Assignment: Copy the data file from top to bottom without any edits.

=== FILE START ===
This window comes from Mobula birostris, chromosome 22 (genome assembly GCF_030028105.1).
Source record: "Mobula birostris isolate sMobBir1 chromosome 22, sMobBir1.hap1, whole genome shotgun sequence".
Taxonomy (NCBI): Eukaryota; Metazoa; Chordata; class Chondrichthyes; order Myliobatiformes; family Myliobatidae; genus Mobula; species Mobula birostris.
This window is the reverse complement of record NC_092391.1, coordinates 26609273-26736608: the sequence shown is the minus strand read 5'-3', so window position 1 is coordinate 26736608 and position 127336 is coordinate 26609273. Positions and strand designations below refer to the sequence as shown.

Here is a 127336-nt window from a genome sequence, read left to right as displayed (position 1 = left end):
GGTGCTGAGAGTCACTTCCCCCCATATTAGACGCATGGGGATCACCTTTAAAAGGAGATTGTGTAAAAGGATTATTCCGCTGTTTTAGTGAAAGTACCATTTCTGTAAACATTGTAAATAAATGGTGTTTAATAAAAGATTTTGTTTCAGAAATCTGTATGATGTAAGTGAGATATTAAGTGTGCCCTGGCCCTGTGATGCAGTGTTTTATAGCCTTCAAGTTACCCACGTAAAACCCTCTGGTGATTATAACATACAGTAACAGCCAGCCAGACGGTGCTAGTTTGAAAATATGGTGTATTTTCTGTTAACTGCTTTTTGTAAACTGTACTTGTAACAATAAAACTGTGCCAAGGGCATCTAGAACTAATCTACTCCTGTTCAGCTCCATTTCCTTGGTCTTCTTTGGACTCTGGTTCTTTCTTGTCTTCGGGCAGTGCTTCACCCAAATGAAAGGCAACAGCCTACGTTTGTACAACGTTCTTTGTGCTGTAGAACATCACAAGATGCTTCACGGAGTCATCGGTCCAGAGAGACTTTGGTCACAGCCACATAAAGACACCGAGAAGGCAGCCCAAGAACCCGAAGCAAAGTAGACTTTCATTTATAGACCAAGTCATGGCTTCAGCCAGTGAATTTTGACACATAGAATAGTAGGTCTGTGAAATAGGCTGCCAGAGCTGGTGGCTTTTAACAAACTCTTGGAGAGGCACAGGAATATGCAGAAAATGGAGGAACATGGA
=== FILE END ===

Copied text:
This window comes from Mobula birostris, chromosome 22 (genome assembly GCF_030028105.1).
Source record: "Mobula birostris isolate sMobBir1 chromosome 22, sMobBir1.hap1, whole genome shotgun sequence".
Taxonomy (NCBI): Eukaryota; Metazoa; Chordata; class Chondrichthyes; order Myliobatiformes; family Myliobatidae; genus Mobula; species Mobula birostris.
This window is the reverse complement of record NC_092391.1, coordinates 26609273-26736608: the sequence shown is the minus strand read 5'-3', so window position 1 is coordinate 26736608 and position 127336 is coordinate 26609273. Positions and strand designations below refer to the sequence as shown.

Here is a 127336-nt window from a genome sequence, read left to right as displayed (position 1 = left end):
GGTGCTGAGAGTCACTTCCCCCCATATTAGACGCATGGGGATCACCTTTAAAAGGAGATTGTGTAAAAGGATTATTCCGCTGTTTTAGTGAAAGTACCATTTCTGTAAACATTGTAAATAAATGGTGTTTAATAAAAGATTTTGTTTCAGAAATCTGTATGATGTAAGTGAGATATTAAGTGTGCCCTGGCCCTGTGATGCAGTGTTTTATAGCCTTCAAGTTACCCACGTAAAACCCTCTGGTGATTATAACATACAGTAACAGCCAGCCAGACGGTGCTAGTTTGAAAATATGGTGTATTTTCTGTTAACTGCTTTTTGTAAACTGTACTTGTAACAATAAAACTGTGCCAAGGGCATCTAGAACTAATCTACTCCTGTTCAGCTCCATTTCCTTGGTCTTCTTTGGACTCTGGTTCTTTCTTGTCTTCGGGCAGTGCTTCACCCAAATGAAAGGCAACAGCCTACGTTTGTACAACGTTCTTTGTGCTGTAGAACATCACAAGATGCTTCACGGAGTCATCGGTCCAGAGAGACTTTGGTCACAGCCACATAAAGACACCGAGAAGGCAGCCCAAGAACCCGAAGCAAAGTAGACTTTCATTTATAGACCAAGTCATGGCTTCAGCCAGTGAATTTTGACACATAGAATAGTAGGTCTGTGAAATAGGCTGCCAGAGCTGGTGGCTTTTAACAAACTCTTGGAGAGGCACAGGAATATGCAGAAAATGGAGGAACATGGA